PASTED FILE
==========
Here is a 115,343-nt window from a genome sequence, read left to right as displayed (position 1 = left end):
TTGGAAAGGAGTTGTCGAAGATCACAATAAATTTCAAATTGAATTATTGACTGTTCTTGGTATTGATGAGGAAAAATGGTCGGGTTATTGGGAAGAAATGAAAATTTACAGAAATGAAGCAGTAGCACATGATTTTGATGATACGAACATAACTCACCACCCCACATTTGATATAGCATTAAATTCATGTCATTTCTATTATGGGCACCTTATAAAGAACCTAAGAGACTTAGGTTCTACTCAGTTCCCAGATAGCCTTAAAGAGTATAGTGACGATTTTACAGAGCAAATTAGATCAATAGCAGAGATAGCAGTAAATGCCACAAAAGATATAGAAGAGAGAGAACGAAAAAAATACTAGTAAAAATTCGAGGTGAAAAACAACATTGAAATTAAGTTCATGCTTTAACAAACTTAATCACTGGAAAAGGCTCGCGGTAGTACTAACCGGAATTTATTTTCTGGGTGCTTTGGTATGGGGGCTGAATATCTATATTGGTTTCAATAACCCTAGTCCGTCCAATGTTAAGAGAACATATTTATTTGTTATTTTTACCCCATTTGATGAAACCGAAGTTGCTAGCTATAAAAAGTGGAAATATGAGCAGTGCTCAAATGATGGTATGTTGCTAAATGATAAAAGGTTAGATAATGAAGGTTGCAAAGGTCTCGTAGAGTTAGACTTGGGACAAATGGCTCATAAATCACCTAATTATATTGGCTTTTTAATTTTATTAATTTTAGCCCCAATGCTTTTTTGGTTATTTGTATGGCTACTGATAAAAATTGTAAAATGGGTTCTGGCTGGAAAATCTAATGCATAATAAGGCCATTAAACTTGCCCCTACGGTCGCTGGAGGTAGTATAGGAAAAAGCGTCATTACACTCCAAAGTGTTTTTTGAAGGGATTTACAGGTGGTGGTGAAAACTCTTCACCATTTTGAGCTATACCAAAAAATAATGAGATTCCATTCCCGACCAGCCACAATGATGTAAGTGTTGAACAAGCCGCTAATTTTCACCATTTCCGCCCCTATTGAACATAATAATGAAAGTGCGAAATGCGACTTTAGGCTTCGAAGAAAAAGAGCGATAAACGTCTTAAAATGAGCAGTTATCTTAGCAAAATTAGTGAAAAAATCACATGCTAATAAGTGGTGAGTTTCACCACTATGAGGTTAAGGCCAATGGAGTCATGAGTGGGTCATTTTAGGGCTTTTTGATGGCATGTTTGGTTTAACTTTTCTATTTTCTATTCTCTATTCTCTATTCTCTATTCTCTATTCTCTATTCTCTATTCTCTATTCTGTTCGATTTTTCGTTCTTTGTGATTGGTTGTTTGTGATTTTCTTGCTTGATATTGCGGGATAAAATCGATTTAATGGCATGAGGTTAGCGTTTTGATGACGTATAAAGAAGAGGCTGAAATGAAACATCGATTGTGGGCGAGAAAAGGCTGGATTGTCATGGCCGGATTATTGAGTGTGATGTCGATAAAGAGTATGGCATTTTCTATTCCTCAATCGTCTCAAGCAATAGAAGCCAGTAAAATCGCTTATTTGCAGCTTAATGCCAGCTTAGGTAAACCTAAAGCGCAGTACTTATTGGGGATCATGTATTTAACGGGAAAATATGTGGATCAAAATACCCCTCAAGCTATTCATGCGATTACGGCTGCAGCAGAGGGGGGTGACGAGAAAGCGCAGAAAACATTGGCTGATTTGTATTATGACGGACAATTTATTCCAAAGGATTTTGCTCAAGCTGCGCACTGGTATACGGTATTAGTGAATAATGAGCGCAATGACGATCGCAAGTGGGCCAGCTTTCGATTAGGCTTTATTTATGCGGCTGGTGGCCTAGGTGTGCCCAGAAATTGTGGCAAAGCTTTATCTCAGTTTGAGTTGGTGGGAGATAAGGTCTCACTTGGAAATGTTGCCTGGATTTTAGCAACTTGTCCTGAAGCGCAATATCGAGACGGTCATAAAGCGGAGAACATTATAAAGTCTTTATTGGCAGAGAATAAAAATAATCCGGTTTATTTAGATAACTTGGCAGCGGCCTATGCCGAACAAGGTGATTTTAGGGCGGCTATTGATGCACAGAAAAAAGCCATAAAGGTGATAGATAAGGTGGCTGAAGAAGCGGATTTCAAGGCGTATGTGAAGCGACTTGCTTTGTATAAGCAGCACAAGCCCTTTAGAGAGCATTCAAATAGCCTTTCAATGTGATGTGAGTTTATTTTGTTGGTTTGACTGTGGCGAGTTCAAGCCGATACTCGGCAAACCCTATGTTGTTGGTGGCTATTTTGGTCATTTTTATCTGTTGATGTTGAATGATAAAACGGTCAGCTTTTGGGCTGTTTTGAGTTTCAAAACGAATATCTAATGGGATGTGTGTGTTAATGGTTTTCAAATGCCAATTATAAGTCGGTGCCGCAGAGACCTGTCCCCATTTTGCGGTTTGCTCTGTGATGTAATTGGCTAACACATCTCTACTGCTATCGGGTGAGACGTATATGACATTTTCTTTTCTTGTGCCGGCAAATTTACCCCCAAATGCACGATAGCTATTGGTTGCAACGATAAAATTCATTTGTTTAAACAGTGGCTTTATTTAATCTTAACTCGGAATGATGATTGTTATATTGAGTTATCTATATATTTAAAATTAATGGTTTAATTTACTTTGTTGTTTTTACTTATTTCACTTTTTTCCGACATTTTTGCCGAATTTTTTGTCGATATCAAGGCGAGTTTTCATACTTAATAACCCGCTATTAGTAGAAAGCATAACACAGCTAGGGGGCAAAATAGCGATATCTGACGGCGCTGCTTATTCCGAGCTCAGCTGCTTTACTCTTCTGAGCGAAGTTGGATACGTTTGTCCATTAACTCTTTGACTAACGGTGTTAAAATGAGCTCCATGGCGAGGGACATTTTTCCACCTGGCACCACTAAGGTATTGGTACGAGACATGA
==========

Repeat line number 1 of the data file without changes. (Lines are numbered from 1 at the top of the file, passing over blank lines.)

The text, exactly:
Here is a 115,343-nt window from a genome sequence, read left to right as displayed (position 1 = left end):